Can anyone explain to this self-educated black guy from South Central, Los Angeles how Oprah Winfrey, that most rich and famous of women (along with many other famous women, like Madonna or, less known, Louise Hay) can spout NewAge quack nonsense as medical advice - for decades - and the geniuses at Newsweek, almost totally alone amongst mainstream media, have just caught on to it? Or why nobody follows up on what they revealed? And why there's no outcry about the decades-long damage she has obviously done by spreading misinformation, and disinformation, on the most popular talk show in the history of daytime TV? Please, I need to know, because after my divorce from a classic NewAger, one who ultimately killed her own mother and two other people by doing what Oprah endorsed, this life - almost every aspect my fucking life - has never been the same, and (this is the only real consequence of NewAge for others so pay attention:) my sense of connection to the rest of humanity has been severely shaken. This crap causes a lot of havoc, and a lot of death, but, from where I sit, nobody sees shit because dead men tell no tales and nobody wants to believe something as flakey and supposedly peace-loving could be that harmful to the general well-being. Shit, talk to enough hippies and you'd think it was the answer to the world's problems.

So please, I'll ask you again, after the Age of Bernie Madoff - where's the credibility in a fellow scumbag like Deepak Chopra? He's on TV constantly, writes columns in newsmagazines, and hangs out/hung out with the likes of Bill and Hillary Clinton and Michael Jackson. Isn't he the Maharishi Mahesh Yogi's "follower" who originally made his name trying to scam the Journal of the American Medical Association? Are we really supposed to think someone who would stoop so low has valuable advice for us on medicine, politics, or anything else? And how did the media miss this dark side to NewAge and NewAgers? Considering what's happening to newspapers, which are desperately in need of readers, why aren't the American people being made aware this liar, and the others like him, have a history as major scam artists? Can't anyone in charge of the major organs of journalism see the potential of expose's on these extremely-well-known charlatans? Seems to me someone's ignoring an obvious story, with a totally new angle on how we see ourselves and the news - and missing a whole shitload of potential revenue and readers.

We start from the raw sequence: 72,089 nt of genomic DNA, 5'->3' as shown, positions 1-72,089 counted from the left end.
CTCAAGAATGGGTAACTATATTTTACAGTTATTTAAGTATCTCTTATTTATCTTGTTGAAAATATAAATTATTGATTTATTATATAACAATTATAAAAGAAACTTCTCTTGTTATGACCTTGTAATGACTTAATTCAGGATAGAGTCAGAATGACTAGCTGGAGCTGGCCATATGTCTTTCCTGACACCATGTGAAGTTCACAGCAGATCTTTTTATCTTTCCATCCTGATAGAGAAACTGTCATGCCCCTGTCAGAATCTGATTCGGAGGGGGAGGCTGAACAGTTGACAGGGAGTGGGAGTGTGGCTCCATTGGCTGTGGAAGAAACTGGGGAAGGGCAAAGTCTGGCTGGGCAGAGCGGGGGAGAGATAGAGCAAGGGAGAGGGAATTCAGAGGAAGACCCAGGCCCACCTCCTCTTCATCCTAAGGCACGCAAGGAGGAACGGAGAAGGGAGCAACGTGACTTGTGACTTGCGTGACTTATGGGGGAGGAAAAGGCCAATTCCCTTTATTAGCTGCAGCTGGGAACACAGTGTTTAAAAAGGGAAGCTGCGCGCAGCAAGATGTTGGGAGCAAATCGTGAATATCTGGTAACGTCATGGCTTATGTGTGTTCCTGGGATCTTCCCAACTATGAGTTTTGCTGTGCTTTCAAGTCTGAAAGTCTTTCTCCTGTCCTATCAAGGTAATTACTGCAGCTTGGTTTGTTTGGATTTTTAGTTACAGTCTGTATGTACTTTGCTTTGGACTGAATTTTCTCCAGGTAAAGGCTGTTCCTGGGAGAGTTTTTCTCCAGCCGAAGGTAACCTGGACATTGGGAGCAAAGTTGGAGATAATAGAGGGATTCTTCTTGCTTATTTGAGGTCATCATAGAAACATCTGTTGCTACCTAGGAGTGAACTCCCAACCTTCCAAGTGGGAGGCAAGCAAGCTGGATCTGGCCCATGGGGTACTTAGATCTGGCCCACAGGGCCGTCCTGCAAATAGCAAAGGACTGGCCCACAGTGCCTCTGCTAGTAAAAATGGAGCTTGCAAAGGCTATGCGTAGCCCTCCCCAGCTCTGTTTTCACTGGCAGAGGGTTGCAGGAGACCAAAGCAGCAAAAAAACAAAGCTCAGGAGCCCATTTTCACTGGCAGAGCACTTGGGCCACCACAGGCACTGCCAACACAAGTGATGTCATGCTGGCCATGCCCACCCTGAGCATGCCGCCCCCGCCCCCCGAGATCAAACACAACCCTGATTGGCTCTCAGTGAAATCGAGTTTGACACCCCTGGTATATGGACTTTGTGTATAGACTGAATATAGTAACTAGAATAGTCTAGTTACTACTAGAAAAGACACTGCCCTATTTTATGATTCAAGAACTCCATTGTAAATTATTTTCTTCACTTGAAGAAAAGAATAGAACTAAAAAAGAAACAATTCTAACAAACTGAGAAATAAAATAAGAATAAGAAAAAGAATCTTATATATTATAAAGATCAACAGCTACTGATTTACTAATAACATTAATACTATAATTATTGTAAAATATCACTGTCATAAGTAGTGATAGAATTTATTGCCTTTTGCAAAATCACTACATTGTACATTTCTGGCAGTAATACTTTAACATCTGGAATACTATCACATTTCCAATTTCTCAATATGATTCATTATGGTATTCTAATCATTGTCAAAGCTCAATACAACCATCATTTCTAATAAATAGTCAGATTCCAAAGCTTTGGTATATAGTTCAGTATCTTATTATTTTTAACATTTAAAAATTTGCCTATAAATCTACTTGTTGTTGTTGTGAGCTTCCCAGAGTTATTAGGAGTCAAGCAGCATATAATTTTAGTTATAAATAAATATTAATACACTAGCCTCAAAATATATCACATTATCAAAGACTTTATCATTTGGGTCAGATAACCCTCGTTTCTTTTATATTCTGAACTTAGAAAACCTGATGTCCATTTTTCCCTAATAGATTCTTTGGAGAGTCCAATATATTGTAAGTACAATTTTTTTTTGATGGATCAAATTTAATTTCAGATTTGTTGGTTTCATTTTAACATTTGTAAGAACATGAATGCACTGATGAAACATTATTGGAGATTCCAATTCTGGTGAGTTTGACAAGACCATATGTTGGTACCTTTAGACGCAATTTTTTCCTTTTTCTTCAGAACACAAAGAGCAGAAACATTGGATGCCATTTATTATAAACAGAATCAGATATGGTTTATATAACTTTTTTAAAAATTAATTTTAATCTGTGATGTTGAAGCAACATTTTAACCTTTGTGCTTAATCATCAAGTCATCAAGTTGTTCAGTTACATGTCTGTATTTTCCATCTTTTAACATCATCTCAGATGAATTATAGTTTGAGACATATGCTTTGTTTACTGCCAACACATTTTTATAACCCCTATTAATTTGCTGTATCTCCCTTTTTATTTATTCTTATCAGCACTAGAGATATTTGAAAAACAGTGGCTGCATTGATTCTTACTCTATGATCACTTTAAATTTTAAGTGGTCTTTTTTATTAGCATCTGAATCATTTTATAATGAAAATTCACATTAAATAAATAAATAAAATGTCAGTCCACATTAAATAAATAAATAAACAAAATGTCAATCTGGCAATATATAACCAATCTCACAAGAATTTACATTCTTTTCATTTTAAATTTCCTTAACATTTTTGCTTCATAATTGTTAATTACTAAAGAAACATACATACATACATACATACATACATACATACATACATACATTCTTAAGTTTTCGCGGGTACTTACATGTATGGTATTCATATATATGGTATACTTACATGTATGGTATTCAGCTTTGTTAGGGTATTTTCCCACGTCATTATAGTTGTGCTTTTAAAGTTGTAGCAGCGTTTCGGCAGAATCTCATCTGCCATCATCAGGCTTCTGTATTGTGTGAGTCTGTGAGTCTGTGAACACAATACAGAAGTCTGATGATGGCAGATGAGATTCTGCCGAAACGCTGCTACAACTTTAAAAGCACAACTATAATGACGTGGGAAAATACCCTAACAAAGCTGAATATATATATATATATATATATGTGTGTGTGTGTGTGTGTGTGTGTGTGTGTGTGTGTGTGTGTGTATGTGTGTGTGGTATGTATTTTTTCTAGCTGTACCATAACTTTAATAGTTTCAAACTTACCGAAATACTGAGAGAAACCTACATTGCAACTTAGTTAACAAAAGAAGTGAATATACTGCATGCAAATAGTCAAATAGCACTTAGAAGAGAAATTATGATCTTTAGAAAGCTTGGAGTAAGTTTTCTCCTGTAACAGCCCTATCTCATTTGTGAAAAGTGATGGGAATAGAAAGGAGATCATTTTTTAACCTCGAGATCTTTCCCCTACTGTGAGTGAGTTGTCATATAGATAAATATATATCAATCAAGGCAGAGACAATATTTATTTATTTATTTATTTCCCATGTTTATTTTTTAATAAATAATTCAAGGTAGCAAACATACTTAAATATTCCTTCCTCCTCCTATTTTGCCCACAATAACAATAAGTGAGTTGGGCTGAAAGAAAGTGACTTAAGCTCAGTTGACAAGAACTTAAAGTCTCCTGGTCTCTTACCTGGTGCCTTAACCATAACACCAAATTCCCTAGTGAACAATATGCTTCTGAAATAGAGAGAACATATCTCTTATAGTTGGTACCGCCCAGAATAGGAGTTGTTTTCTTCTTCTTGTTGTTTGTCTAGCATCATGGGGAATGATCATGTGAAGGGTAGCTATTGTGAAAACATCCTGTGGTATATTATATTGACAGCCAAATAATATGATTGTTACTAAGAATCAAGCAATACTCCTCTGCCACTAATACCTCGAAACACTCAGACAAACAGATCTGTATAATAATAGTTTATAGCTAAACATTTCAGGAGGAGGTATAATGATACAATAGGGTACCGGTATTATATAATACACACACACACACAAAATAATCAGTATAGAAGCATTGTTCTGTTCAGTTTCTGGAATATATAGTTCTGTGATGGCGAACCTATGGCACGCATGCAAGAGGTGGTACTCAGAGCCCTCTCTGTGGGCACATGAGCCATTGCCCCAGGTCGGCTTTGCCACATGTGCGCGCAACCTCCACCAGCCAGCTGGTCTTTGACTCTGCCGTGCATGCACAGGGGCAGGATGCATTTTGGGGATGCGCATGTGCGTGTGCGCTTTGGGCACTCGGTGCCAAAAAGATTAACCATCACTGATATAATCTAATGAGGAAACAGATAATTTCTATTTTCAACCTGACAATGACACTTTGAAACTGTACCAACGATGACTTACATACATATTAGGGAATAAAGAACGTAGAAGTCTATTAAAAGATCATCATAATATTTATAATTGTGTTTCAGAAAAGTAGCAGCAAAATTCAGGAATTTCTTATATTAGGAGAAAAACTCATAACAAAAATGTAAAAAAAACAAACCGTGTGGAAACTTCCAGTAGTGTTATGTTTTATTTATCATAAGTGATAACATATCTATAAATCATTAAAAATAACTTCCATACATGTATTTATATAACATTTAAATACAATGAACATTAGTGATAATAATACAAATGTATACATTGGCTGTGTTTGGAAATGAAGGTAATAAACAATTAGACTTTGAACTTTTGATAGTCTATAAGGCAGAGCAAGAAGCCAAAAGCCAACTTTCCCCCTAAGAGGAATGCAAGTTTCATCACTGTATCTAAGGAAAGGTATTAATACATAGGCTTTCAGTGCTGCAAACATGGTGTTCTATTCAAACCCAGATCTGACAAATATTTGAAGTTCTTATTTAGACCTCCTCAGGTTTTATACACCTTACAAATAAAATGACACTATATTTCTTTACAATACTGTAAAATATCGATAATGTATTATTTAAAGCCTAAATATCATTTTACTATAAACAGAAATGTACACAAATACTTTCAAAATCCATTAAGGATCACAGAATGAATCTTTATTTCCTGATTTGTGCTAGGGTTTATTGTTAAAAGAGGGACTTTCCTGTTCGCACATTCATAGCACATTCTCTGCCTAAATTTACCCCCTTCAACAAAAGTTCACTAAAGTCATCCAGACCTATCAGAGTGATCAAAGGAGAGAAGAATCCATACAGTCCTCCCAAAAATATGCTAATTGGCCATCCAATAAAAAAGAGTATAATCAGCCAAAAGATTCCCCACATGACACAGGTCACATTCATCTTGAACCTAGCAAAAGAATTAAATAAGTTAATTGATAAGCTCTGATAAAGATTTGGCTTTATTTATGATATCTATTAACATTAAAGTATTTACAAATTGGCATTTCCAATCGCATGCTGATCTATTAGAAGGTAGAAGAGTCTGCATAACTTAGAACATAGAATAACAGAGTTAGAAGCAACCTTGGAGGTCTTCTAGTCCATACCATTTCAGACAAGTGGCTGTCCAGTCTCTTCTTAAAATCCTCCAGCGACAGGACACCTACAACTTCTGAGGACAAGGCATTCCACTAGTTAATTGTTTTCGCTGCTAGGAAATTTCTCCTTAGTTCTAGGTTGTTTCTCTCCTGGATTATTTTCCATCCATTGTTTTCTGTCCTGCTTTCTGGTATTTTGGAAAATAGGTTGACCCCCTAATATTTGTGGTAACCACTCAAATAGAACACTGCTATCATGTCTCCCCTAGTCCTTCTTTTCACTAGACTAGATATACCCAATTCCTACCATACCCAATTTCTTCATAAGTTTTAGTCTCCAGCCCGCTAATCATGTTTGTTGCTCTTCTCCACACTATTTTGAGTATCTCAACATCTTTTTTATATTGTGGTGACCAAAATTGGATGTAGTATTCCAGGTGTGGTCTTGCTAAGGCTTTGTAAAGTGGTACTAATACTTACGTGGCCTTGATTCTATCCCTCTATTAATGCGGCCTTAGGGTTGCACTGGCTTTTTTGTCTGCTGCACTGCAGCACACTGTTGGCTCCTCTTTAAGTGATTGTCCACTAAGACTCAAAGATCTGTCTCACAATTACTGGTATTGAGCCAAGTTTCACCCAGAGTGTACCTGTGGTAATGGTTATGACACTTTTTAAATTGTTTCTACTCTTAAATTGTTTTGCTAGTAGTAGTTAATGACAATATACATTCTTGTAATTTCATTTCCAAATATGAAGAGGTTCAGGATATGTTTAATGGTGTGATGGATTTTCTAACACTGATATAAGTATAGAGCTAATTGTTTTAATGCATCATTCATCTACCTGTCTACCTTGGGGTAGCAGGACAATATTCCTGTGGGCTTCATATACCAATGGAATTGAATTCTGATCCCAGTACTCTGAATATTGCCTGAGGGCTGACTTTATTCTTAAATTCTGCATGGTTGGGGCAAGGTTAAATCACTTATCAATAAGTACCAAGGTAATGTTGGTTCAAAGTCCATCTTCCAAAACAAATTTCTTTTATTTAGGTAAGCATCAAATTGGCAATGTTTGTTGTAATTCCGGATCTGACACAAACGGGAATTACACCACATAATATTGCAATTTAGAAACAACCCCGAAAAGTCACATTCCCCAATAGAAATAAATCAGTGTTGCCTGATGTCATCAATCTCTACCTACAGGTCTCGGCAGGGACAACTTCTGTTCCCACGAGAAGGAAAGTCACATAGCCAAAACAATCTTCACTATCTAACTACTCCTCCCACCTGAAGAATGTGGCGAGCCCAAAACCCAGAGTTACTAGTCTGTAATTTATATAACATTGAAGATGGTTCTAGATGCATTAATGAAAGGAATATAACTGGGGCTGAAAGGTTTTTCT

Doesn't it seem like certain people and subjects that would appear to hold all the reader interest in the world - like the John Edwards affair with that NewAger, Rielle Hunter, or the extreme cultism of power brokers like Arianna Huffington, or the endorsement of quackery by Bill Maher - are held as information that's off-limits, or seen as of no interest, to the rest of us? Kind of like "the truth" trying to find some daylight in France? What's going on here, Folks? These people are in charge! And does anybody else care they're crazy and encouraging more from the rest of us? Is it any wonder everything seems to be going to hell on their watch? I love the news business but, nowadays, after all I've been through with NewAge - including multiple murders - I feel totally betrayed by the media, and you should to:

Like the french, we Americans are now lost in a cultish world of delusion.